(Bloomberg) -- Jack Ma, the former English teacher who co-founded Alibaba Group Holding Ltd. with $60,000, is poised to become the world’s 11th richest person after Ant Group Co. priced shares for a record initial public offering.Ma’s 8.8% stake is worth $27.4 billion based on the stock pricing in Hong Kong and Shanghai. That will take the 56-year-old’s fortune to $71.1 billion on the Bloomberg Billionaires Index, exceeding that of Oracle Corp.’s Larry Ellison, L’Oreal SA heiress Francoise Bettencourt Meyers and individual members of the Waltons, whose family owns Walmart Inc.Ant’s mammoth listing is poised to boost the fortunes of a group of early investors and employees. The company has granted staff share-based awards since 2014 and at least 18 other people have become billionaires from the IPO. Lucy Peng, a director at the payments giant through August, is the biggest individual Ant owner after Ma, and has a $5.2 billion stake. Chairman Eric Jing’s holding is worth $3.1 billion.Ant is set to raise almost $35 billion, beating Saudi Aramco’s $29 billion sale last year. The Shanghai stock priced at 68.8 yuan ($10.27) apiece and its Hong Kong shares at HK$80 ($10.32) each. The company could raise another $5.2 billion if it exercises its green shoe options, taking its market value to about $320 billion. That would be more than JPMorgan Chase & Co. and four times bigger than Goldman Sachs Group Inc.The big winners of the listing own their stakes through two limited partnerships registered in Hangzhou that together hold about 40% of Ant. Alibaba, in turn, has a third of the fintech firm. Hong Kong’s Li Ka-shing, the family behind a French supermarket giant, the son of a Taiwanese real estate billionaire and Chinese retail tycoon Shen Guojun are among the other owners who have invested in the company over the year.Ant began when Alibaba launched the Alipay payments app in 2004 as an escrow service for buyers and sellers on Ma’s e-commerce website. In 2013, they were given the ability to save money and earn interest on the balances stored on their accounts. The firm then started offering credit to small businesses, branching out from its consumer-finance focus, and eventually expanded to services such as block chain, cloud computing and artificial intelligence.Since co-founding Alibaba with Ma, Peng served in different roles. She set up Alibaba’s human-resources department and, after helping create Ant, was its chief executive officer until Jing took over in 2016. Two years later, he succeeded her as executive chairman of the fintech company.Both Peng and Jing are members of the Alibaba Partnership, a 36-person group with the power to determine the annual cash bonuses for all members of management.(Updates Jack Ma’s wealth in second paragraph)For more articles like this, please visit us at bloomberg.comSubscribe now to stay ahead with the most trusted business news source.©2020 Bloomberg L.P.
(Bloomberg) -- Jack Ma’s Ant Group Co. is set to raise about $34.5 billion through initial public offerings in Shanghai and Hong Kong, a blockbuster listing that will rank as the biggest IPO ever and make it one of the most valuable finance firms on the planet.Demand has been so high the company plans to stop taking investor orders for the Hong Kong leg a day earlier than scheduled as the share sale has already been heavily subscribed, according to people familiar with the matter.The fintech giant will have a market value of about $315 billion based on filings Monday, bigger than JPMorgan Chase & Co. and four times larger than Goldman Sachs Group Inc. The sale vaults Ma’s fortune to $71.6 billion, topping the Walmart Inc. heirs.The IPO is attracting interest from some of the world’s biggest money managers, and sparking a frenzy among individual investors in China clamoring for a piece of the sale. In the preliminary price consultation of its Shanghai IPO, institutional investors subscribed for over 76 billion shares, more than 284 times the initial offline offering tranche, according to Ant’s Shanghai offering announcement.“This was the first time such a big listing, the largest in human history, was priced outside New York City,” billionaire founder Ma told the Bund Summit in Shanghai Saturday. “We wouldn’t have dared to think about it five years, or even three years ago.”The strong demand puts the much-anticipated IPO on track to surpass Saudi Aramco’s $29 billion sale last year. Ant priced its Shanghai stock at 68.8 yuan ($10.27) apiece and its Hong Kong shares at HK$80 ($10.32) each. The company may raise another $5.17 billion if it exercises the option to sell additional shares to meet demand, known as the greenshoe.This is “a homecoming for capital markets in Shanghai and Hong Kong,” said John Ho, founder of Janchor Partners. Ho, who invested $400 million in Ant two years ago, added that he’s trying to secure a bigger allocation of the Hong Kong shares and that being able to invest in Ant “is priceless.”T. Rowe Price Group Inc., UBS Asset Management and FMR LLC, the parent of Fidelity Investments, are among the money managers angling for a piece of the deal, a person familiar with the matter has said. Hong Kong stockbrokers are so confident Ant IPO will go smoothly that they’re offering to let mom-and-pop investors buy the stock with as much as 20 times leverage.Ant began when Alibaba Group Holding Ltd. launched the Alipay payments app in 2004 as an escrow service for buyers and sellers on Ma’s e-commerce website. In 2013, they were given the ability to save money and earn interest on the balances stored on their accounts. The firm then started offering credit to small businesses, branching out from its consumer-finance focus, and eventually expanded to services such as block chain, cloud computing and artificial intelligence.“The investment thesis of Ant is a systemic valuation transfer from mainstream Chinese financial institutions such as banks to a platform that’s data-driven, with a huge network effect, and enjoying almost zero marginal costs of cross-selling,” said Nick Xiao, CEO of Hywin International, the Hong Kong arm of Hywin Wealth that’s helping rich individuals buy shares of Ant. “Every bank and securities house and fund manager will have to plug into it, while every consumer, corporate or individual, cannot live without it.”The fintech giant is charging ahead with its landmark offering just days ahead of the U.S. election. The Hong Kong trading debut will be on Nov. 5., only two days after the U.S. vote, an event that could spark market volatility if the vote is disputed or counting delayed.Ant has picked China International Capital Corp. and CSC Financial Co. to lead its Shanghai leg of the IPO. CICC, Citigroup Inc., JPMorgan. and Morgan Stanley are heading the Hong Kong offering. Existing Ant shareholders won’t be able to sell shares for six months, according to the filings.The company will issue no more than 1.67 billion shares in China, equivalent to 5.5% of the total outstanding before the greenshoe, according to its prospectus on the Shanghai stock exchange. It will issue the same amount for the Hong Kong offering, or about 3.3 billion shares in total.Alibaba Group, which was co-founded by Ma and currently owns about a third of Ant, has agreed to subscribe for 730 million of the Shanghai shares, which will be listed in Shanghai under the ticker “688688,” according to the prospectus. Alibaba will hold about 32% of Ant shares after the IPO.(Adds details on order book from second paragraph)For more articles like this, please visit us at bloomberg.comSubscribe now to stay ahead with the most trusted business news source.©2020 Bloomberg L.P.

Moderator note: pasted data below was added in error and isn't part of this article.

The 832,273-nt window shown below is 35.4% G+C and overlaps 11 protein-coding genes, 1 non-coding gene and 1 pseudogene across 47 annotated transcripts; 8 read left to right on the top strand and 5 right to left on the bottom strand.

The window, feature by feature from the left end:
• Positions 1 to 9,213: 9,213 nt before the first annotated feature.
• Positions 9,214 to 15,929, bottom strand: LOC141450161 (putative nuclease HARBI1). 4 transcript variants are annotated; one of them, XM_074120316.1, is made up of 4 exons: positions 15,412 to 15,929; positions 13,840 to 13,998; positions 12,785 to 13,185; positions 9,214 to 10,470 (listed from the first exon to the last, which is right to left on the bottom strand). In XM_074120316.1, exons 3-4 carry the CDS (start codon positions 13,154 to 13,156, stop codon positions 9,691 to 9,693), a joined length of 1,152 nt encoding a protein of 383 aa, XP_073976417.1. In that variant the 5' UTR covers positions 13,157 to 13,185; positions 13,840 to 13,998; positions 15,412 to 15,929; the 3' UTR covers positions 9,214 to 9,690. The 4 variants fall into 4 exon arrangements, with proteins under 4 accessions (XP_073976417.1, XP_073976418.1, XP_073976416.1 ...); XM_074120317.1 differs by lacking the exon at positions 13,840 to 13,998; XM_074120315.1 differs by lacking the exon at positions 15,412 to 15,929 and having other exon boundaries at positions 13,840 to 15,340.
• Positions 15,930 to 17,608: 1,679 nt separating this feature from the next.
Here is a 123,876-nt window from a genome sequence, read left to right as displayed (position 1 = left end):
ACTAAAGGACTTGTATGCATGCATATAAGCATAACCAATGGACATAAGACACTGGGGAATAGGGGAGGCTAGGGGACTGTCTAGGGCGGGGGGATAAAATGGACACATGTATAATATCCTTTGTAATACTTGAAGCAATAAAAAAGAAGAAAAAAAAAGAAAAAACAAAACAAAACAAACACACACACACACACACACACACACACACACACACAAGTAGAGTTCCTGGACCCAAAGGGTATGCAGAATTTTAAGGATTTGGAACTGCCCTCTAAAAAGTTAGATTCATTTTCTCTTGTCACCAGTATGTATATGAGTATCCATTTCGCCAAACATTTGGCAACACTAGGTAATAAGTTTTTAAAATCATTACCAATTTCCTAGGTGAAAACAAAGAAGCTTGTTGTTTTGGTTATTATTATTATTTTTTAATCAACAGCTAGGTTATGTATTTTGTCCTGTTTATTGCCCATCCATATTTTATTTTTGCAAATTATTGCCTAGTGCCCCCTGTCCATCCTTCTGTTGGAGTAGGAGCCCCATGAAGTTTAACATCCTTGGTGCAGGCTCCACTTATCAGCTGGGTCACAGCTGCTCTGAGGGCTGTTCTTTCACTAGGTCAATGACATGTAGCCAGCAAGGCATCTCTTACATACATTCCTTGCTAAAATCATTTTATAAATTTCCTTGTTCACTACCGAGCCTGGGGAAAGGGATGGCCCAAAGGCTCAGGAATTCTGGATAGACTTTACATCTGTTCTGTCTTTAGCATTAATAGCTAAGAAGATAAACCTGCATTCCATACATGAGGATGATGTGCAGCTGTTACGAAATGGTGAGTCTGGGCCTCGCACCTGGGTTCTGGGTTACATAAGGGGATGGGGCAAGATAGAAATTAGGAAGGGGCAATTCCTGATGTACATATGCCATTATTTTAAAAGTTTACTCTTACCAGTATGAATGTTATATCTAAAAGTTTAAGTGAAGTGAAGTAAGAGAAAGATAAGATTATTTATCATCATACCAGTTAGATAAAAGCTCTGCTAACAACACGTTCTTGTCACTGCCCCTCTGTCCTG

(Bloomberg Opinion) -- U.S. authorities have lately been taking steps against Wall Street misbehavior, perhaps seeking to respond to criticism that they have been slow to prosecute white-collar crime. Their settlements with two of the country’s largest financial institutions bear many similarities to deals struck in recent years — arrangements that haven’t done enough to deter bad actors. But there are also some encouraging differences.Companies can’t commit crimes unless people do, so you’d expect holding individuals rather than entire enterprises responsible to be the norm. Lately, that hasn’t been true. Although common after earlier debacles such as the savings-and-loan bust of the 1980s and the accounting scandals of the early 2000s, charges or serious sanctions against individuals have more recently been rare. Rather than doing the hard work of building cases against the people who actually commit the crimes, the Justice Department has preferred to hit up companies for headline-generating monetary settlements.In these new cases, officials have imposed heavy fines, as before. Last week, Goldman Sachs Group. Inc. agreed to pay $2.3 billion to settle charges of enabling embezzlement at Malaysian development fund 1MDB — the largest penalty in the history of the 1977 U.S. Foreign Corrupt Practices Act. And last month, JPMorgan Chase & Co. was fined $920 million — the largest ever for the Commodity Futures Trading Commission, and the harshest penalty so far in the Justice Department’s campaign to crack down on a form of market manipulation known as “spoofing.” These are serious penalties, of course, but will they work as intended? After all, they are built on the assumption that extracting money from shareholders, who were ignorant of the crimes and in no position to stop them, will improve corporate behavior. Experience suggests otherwise. Over the past couple decades, the five largest U.S. banks — including Goldman and JPMorgan — have paid more than $170 billion to settle cases involving money laundering, mortgage-backed securities fraud, bribery and more. Though there is often a promise to strengthen controls and report further wrongdoing, transgressions persist. In the 1MDB case, Goldman conceded that its officers participated in a bribery scheme that involved issuing $6.5 billion in debt and diverting much of the proceeds to foreign officials and people connected to them. (Some of the money ultimately found its way into a yacht, fine art and the Hollywood movie “The Wolf of Wall Street.”) Dozens of senior Goldman officials reviewed the debt deals, which were approved despite significant red flags, such as a lack of clarity on what the cash was being used for.JPMorgan, for its part, admitted that even as it pleaded guilty to currency manipulation in 2015, its traders in other markets were bilking counterparties out of more than $300 million, in tens of thousands of separate incidents over many years extending well into 2016. The misconduct occurred not only in precious metals, but also in U.S. Treasury securities, undermining a market that is crucial to government finance and that serves as the foundation for the prices of everything from mortgages to stocks.The good news is that the settlements aren’t the whole story. This time, there’s a modicum of something that has long been missing in white-collar cases: individual responsibility. In Goldman’s case, Justice has criminally charged the two bankers directly involved in the deals (one has pleaded guilty, the other denies wrongdoing), and the Federal Reserve has barred their boss from the banking industry. What’s more, in an unusual and laudable move, Goldman will cut or claw back some $174 million in compensation from its most senior leaders, signaling perhaps a new and important approach to accountability.In the JPMorgan case, as Bloomberg News has reported in detail, investigators have worked their way up the chain of command, making cooperation deals in order to focus on managers who encouraged unlawful behavior. Novel legal strategies — such as applying the Racketeer Influenced and Corrupt Organizations Act — may further allow them to impose penalties on individuals, such as forfeiture of any ill-gotten gains.Greater emphasis on individual responsibility is overdue. To that end, Congress and regulators should provide stronger protections for whistleblowers, require prosecutors to charge individuals when bringing cases against companies, strengthen judicial review of deferred prosecution agreements, and create a dedicated corporate crime unit at the Justice Department. With the right policies in place, the Goldman and JPMorgan cases could prove to be a step in a more just direction.Editorials are written by the Bloomberg Opinion editorial board. For more articles like this, please visit us at bloomberg.com/opinionSubscribe now to stay ahead with the most trusted business news source.©2020 Bloomberg L.P.